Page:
Campers learn science can be fun
Enveloped in a white cloud rising from the 5-gallon orange bucket, three young men took turns stirring the bucket's contents as if their lives depended on it as more liquid nitrogen was added to the mix.
About 15 minutes later, the stirring efforts by Sean Reyes, Jacob Slavik and Brandon Schmidt and the judicious addition of liquid nitrogen by chemistry professor Ann Nalley produced creamy, delicious vanilla ice cream for 24 campers, a handful of camp counselors and Nalley during the 2017 Nano Explorers Science Academy at Cameron University.
The students had just finished listening to and questioning Rob Mueller about how dentistry requires a knowledge of chemistry on Wednesday evening when the ice cream experiment began.
The two-week summer academy, which was started by Nalley in 1995, is packed full of hands-on experiments and activities from morning to evening. On Wednesday, the ninth- through 12th-grade students who live on campus during the week attended an "Application of Robotics in Forensics" class and a "Solar Cells and Polymer" class. In the morning, half of the students used the robots they constructed earlier in the week for the robotics class, while the other half made a solar cell out of titanium dioxide and then baked it in a 550 degree Celsius kiln. The groups switched classes for the afternoon sessions.
The academy's goals are "to interest the students in aspects of STEM (science, technology, engineering and math) education," Nalley said, explaining that the academy is primarily focused on chemistry and physics, but it also is offering other disciplines like engineering, wildlife biology, DNA and forensics.
"What we are trying to do is give them a taste of lots of other career options," she said.
Whole technologies have been developed around the study of nanoparticles because researchers found that "really small particles act differently than big particles," Nalley said, adding that making ice cream with liquid nitrogen involves getting down to really small particles that allow the ice cream to freeze in about 15 minutes. "We put liquid nitrogen into the mixture and it makes ice cream. You can make dipping dots by spraying the mixture into liquid nitrogen."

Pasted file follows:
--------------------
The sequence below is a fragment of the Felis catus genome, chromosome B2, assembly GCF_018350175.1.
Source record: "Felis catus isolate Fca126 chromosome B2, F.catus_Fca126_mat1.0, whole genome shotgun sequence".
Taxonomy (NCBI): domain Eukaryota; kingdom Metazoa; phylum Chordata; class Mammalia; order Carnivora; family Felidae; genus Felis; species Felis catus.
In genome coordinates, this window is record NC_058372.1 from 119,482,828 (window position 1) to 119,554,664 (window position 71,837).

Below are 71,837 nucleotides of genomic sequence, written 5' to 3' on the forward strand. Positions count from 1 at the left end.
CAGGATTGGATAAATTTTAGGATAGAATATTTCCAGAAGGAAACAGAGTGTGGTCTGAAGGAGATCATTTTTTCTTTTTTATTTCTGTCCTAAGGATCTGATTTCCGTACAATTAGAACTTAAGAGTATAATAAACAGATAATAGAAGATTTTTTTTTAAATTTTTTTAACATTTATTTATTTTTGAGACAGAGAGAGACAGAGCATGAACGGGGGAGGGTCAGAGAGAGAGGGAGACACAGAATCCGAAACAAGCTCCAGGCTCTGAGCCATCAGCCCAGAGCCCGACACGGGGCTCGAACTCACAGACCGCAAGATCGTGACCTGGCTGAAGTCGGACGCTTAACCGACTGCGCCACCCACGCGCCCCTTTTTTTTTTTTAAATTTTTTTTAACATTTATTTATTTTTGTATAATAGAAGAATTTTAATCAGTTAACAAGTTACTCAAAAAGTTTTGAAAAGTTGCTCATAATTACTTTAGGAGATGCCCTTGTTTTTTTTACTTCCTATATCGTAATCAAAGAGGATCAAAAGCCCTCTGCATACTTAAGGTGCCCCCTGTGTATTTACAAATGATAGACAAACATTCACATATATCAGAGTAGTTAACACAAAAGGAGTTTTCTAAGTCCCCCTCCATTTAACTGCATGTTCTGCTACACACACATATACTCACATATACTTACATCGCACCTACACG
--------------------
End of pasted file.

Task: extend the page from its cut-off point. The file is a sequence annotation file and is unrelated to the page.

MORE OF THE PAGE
Attendees this year were selected from Lawton, Cache, Newcastle, Muskogee, Bethel, Cherokee, Bartlesville, Union, Noble, Choctaw, Tishomingo, Elgin and Tulsa.
"I wanted to come and my mother called Dr. Nalley, who told her more about it," Terrell said. Excited about the academy, she told her friends Haylee Smith and Tiffany Morrison and all three were at the academy
Each year, there are always more applicants than there are spaces. The academy is free to those selected, except for the cost of their travel to and from their homes at the beginning, during the only weekend and at the end of the academy.
Nano Explorers is just one of many summer science and math academies that Cameron offers. The Trent Patton Endowed Lectureship in Science Adventures, established by Trent Patton's parents in April 2003 and other grants helps keep the summer science programs going, Nalley said.
Learning science is fun
"My major goal is to make them think that science is fun and make them think learning chemistry and physics is fun," Nalley said.
The consensus of the students Wednesday night is that the academy is definitely fun.
"This is more fun and exciting because we get to do hands-on projects," Terrell said, explaining that she made lye soap in a microwave from lard, denatured alcohol, food coloring and essential oils and has been able to draw "stained glass" designs with chemicals.
Denario Shoates, a senior at Muskogee High School who plans to go into music, said one of the most fun parts of the academy was been listening to Nalley's stories.
"I'm just curious about the different ranges of study offered here. The robotics is pretty new to me," he said.
Jayke Flaggert from Choctaw, who plans to be a pediatric neuro-oncologist, said the hands-on aspect of this program is great, but having no pressure to succeed helps make the program more interesting too.
"At school they make you learn. Here, it is our choice. ... Nobody is forcing us to do it and make certain grades."
The program is so interesting to the students that the learning sometimes extends well into the wee hours of the morning.
"When we get together (at the end of the day), we stay up until 4 in the morning to talk about what we learned today we have real interesting conversations," Flaggert said to the affirmative nods from other students.
About two-thirds of the students and camp counselors present on ice cream night indicated they were planning to pursue careers in the sciences.
Attending the academy "makes me even more interested in being a pediatrician or a veterinarian," Terrell said.
It isn't unusual for siblings to show up at the academy one after another and go on to attend Cameron and go into the science.